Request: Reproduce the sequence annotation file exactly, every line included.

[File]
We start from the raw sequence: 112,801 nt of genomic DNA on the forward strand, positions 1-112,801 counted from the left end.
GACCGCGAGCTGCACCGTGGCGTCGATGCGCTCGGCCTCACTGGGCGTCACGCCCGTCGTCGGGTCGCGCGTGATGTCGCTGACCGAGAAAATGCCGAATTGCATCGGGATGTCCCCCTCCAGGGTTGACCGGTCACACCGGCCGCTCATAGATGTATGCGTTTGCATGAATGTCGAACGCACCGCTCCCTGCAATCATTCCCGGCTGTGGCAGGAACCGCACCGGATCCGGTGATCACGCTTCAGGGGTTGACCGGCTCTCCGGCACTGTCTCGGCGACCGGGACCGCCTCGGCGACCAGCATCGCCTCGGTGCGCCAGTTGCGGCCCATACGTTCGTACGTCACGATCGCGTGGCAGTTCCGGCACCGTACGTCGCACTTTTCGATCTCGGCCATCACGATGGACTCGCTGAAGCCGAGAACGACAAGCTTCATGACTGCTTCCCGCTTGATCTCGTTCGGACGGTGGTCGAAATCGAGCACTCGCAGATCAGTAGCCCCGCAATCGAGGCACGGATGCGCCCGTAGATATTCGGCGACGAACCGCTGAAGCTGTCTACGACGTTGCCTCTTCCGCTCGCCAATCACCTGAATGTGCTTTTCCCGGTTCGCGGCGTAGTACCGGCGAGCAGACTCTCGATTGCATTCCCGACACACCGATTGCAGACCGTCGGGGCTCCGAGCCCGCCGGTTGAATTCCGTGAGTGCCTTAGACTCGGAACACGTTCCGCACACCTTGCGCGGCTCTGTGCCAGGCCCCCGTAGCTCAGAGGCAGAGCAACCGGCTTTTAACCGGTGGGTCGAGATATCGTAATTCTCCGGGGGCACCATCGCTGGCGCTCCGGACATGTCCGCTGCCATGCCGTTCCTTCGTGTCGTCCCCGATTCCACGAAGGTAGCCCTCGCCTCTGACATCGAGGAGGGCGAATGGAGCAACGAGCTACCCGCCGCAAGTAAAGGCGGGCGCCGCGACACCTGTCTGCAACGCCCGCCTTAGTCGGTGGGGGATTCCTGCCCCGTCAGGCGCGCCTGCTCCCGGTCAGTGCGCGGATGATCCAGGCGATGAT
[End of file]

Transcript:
We start from the raw sequence: 112,801 nt of genomic DNA on the forward strand, positions 1-112,801 counted from the left end.
GACCGCGAGCTGCACCGTGGCGTCGATGCGCTCGGCCTCACTGGGCGTCACGCCCGTCGTCGGGTCGCGCGTGATGTCGCTGACCGAGAAAATGCCGAATTGCATCGGGATGTCCCCCTCCAGGGTTGACCGGTCACACCGGCCGCTCATAGATGTATGCGTTTGCATGAATGTCGAACGCACCGCTCCCTGCAATCATTCCCGGCTGTGGCAGGAACCGCACCGGATCCGGTGATCACGCTTCAGGGGTTGACCGGCTCTCCGGCACTGTCTCGGCGACCGGGACCGCCTCGGCGACCAGCATCGCCTCGGTGCGCCAGTTGCGGCCCATACGTTCGTACGTCACGATCGCGTGGCAGTTCCGGCACCGTACGTCGCACTTTTCGATCTCGGCCATCACGATGGACTCGCTGAAGCCGAGAACGACAAGCTTCATGACTGCTTCCCGCTTGATCTCGTTCGGACGGTGGTCGAAATCGAGCACTCGCAGATCAGTAGCCCCGCAATCGAGGCACGGATGCGCCCGTAGATATTCGGCGACGAACCGCTGAAGCTGTCTACGACGTTGCCTCTTCCGCTCGCCAATCACCTGAATGTGCTTTTCCCGGTTCGCGGCGTAGTACCGGCGAGCAGACTCTCGATTGCATTCCCGACACACCGATTGCAGACCGTCGGGGCTCCGAGCCCGCCGGTTGAATTCCGTGAGTGCCTTAGACTCGGAACACGTTCCGCACACCTTGCGCGGCTCTGTGCCAGGCCCCCGTAGCTCAGAGGCAGAGCAACCGGCTTTTAACCGGTGGGTCGAGATATCGTAATTCTCCGGGGGCACCATCGCTGGCGCTCCGGACATGTCCGCTGCCATGCCGTTCCTTCGTGTCGTCCCCGATTCCACGAAGGTAGCCCTCGCCTCTGACATCGAGGAGGGCGAATGGAGCAACGAGCTACCCGCCGCAAGTAAAGGCGGGCGCCGCGACACCTGTCTGCAACGCCCGCCTTAGTCGGTGGGGGATTCCTGCCCCGTCAGGCGCGCCTGCTCCCGGTCAGTGCGCGGATGATCCAGGCGATGAT